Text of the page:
The National Security Agency (NSA) [official website] has been heavily involved in the US government's targeted killing program through collaborations with the CIA in the use of drone strikes against terrorists abroad, according to a Washington Post report [text] Wednesday. The report was based on review of documents provided by former NSA contractor Edward Snowden [JURIST news archive]. According to the report, the documents "reveal the agency's extensive involvement in the targeted killing program that has served as a centerpiece of President Obama's counterterrorism strategy," and that the agency's involvement led to drone strikes in Pakistan [JURIST op-ed] that killed Hassan Ghul, an associate of Osama bin Laden. The US government has never publicly acknowledged killing Ghul. The documents also provide intricate details on the collaboration between the NSA and CIA in the drone campaign, but the Post withheld those details at the request of US intelligence officials.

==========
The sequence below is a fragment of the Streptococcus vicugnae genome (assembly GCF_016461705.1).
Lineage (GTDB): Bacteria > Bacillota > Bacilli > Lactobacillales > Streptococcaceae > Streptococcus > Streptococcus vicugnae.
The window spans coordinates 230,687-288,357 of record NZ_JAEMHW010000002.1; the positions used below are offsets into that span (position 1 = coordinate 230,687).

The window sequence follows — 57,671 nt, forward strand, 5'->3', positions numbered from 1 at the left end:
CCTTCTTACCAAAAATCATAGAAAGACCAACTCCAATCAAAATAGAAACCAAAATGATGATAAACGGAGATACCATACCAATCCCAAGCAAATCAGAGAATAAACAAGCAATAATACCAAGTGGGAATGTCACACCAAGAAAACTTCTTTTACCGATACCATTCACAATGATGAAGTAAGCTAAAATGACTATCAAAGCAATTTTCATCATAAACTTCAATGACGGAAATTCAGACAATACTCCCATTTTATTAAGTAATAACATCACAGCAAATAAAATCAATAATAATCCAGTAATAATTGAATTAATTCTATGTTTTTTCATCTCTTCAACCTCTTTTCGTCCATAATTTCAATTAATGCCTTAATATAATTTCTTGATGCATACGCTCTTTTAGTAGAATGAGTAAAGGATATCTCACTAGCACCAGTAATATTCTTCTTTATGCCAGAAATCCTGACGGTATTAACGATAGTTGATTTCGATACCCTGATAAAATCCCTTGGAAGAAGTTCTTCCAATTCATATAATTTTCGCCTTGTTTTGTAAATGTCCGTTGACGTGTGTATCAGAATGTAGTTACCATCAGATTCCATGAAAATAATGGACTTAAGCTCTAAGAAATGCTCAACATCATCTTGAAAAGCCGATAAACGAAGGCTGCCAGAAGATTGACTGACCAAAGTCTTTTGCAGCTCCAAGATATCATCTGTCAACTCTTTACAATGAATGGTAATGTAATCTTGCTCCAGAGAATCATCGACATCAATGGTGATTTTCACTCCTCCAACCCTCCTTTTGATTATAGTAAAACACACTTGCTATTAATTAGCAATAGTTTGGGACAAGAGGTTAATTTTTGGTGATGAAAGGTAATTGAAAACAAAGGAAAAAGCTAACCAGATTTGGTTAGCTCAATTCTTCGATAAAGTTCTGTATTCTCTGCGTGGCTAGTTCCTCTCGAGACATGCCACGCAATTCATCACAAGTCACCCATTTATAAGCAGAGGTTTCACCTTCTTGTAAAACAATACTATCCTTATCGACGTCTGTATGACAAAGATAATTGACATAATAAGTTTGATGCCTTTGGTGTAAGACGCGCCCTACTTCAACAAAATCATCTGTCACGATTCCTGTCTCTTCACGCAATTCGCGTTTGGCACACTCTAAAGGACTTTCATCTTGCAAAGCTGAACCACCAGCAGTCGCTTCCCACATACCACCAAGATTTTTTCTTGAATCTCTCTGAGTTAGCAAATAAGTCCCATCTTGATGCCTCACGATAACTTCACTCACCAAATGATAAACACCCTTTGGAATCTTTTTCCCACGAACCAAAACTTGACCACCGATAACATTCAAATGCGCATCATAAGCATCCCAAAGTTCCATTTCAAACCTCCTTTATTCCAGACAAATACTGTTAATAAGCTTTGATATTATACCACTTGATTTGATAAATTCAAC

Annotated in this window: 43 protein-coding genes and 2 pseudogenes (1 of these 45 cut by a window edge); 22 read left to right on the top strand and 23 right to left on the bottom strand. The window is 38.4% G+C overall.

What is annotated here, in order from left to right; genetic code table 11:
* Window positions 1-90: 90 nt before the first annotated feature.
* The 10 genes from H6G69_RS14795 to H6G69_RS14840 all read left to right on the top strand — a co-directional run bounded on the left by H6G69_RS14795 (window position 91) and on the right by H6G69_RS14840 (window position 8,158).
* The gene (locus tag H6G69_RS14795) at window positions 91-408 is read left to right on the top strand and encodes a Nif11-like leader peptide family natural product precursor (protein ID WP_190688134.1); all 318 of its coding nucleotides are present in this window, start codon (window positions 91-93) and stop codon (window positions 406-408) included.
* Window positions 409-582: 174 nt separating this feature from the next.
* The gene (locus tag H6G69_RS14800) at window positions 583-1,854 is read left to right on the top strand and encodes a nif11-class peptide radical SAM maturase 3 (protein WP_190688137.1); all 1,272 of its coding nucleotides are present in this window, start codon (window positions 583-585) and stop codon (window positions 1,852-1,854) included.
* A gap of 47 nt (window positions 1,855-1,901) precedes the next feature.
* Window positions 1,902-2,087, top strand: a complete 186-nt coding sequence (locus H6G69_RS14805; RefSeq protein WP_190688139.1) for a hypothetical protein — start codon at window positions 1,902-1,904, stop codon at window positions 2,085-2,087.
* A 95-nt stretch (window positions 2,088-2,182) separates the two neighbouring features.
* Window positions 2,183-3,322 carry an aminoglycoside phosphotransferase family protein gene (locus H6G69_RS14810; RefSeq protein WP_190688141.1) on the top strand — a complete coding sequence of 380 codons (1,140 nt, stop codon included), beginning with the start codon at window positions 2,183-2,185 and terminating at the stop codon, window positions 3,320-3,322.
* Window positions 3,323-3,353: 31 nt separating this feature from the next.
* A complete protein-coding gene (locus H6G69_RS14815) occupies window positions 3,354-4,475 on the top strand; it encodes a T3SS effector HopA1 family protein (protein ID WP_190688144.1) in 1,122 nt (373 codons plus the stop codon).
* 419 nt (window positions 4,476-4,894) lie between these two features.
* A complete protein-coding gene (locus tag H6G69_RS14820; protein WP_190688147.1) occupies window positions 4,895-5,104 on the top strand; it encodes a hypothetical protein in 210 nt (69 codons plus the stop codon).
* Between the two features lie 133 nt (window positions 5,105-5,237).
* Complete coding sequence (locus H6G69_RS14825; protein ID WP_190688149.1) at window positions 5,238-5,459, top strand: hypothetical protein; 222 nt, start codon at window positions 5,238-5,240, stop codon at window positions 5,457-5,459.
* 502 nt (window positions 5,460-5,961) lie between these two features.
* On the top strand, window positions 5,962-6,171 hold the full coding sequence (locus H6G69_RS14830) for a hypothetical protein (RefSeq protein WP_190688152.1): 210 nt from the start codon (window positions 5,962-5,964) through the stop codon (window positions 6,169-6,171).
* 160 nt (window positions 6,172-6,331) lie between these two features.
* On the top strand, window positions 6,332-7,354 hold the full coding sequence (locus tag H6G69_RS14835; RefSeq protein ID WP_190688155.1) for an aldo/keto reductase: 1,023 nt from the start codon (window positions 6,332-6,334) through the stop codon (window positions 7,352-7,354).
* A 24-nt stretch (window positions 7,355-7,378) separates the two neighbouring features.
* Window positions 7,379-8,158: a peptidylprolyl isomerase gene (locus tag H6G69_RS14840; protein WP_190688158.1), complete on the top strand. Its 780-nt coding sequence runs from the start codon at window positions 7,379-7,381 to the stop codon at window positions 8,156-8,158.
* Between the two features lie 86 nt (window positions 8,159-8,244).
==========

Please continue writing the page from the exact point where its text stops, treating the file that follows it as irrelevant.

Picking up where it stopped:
On Monday the Post reported that the NSA has been collecting contact lists from personal e-mail and instant messaging programs [JURIST report] around the world in an attempt to combat terrorism or other criminal activity. The revelations surrounding NSA surveillance programs such as these ones and PRISM [JURIST backgrounder] have sparked worldwide debate and controversy. US Senators announced new legislation [JURIST report] last month in a bipartisan effort to reform surveillance laws. Earlier that month the American Civil Liberties Union (ACLU) [advocacy website] urged the Obama administration [JURIST report] to curb the FBI's surveillance powers despite the Foreign Intelligence Surveillance Court's [official website] release of a previously classified opinion justifying [JURIST report] the need for the NSA's surveillance program. In August the Council of Europe [official website] expressed concern [JURIST report] over the UK reaction to the exposure of the US surveillance program. In June the ACLU in conjunction with the New York Civil Liberties Union [advocacy website] filed suit [JURIST report] against the NSA challenging its recently revealed phone data collection. Although the president and top officials have defended the surveillance as a lawful counterterrorism measure, several US lawmakers have called for a review [JURIST report] of the government's surveillance activity in light of recent reports revealing phone and Internet monitoring. Lawmakers have also called for a criminal investigation into the activities of Snowden, who came forward in early June as the whistleblower in the NSA surveillance scandal [JURIST podcast]. JURIST Guest Columnist Christina Wells argues that the broad provisions of the Espionage Act [text], under which Snowden is charged, raise significant First Amendment concerns [JURIST op-ed].